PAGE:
In the 2022-23 California State Budget, JBAY successfully advocated for funding to improve college retention and degree completion for foster youth, provide safe, stable housing for former foster youth, increase economic security for current and former foster youth, and reduce youth homelessness.
$25.3 Million to Expand Stable, Supportive Housing for Former Foster Youth
JBAY successfully advocated for $25.3 million to increase the annual budget for the Transitional Housing Program from $8 million to $33.3 million. This investment will result in supportive housing for an additional 800 youth. A portion of this expansion will fund new policy changes which increase the upper age limit and program length for county-funded transitional housing programs so that youth can access the programs until they turn 25 instead of 24, and for up to 3 years instead of 2.
$8.7 Million to Help Current and Former Foster Youth Locate and Secure Housing
JBAY successfully advocated for $8.7 million to increase the annual budget for the Housing Navigation and Maintenance Program (HNMP) from $5 million to $13.7 million. This investment was accompanied by an increase to the upper age limit from 21 to 24 in order to align HNMP eligibility with specialized federal Housing Choice Voucher programs which require, yet currently lack housing navigation services. With this additional funding, HNMP will help at least 870 additional youth locate and secure housing, including former foster youth with housing vouchers.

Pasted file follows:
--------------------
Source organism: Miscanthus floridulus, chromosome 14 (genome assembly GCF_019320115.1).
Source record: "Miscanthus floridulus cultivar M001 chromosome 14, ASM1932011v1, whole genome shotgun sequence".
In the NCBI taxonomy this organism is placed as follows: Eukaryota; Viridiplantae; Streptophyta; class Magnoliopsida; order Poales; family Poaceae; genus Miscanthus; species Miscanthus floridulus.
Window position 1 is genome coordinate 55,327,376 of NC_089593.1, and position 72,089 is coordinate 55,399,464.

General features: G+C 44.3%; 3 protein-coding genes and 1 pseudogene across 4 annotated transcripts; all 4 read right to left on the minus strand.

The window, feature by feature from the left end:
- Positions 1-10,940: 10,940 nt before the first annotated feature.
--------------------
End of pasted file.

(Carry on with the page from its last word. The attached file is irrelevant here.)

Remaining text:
$48 Million for Foster Youth College Support Programs
JBAY successfully advocated for funding for campus support programs for foster youth across all three public postsecondary systems. This includes a $30 million augmentation for NextUp, $12 million at CSUs and $6 million at UCs.
$21 Million to Reduce Poverty Among Current and Former Foster Youth
JBAY advocated for $21 million to establish the Foster Youth Tax Credit, a $1,000 refundable tax credit. Approximately 32,000 youth will benefit from the credit each year who are between the ages 18 through 25 and were in foster care on or after age 13.
$112 Million to Reduce Youth Homelessness in California
JBAY successfully advocated for additional investment in the Homeless Housing, Assistance and Prevention (HHAP) program, resulting in $1 billion programmed for 2023-24, $100 million of which will be directed to address youth homelessness through the program’s 10% “youth set-aside.” This follows the $1 billion investment appropriated in last year’s budget for 2022-23. California’s Homekey program which provides funding for capital development was also expanded by $150 million, $12 million of which will be available for projects serving youth through the program’s 8% youth set-aside. This follows the $1.3 billion investment appropriated in last year’s budget for 2022-23, bringing the 2022-23 investment to $1.45 billion overall, and $116 million specifically for youth.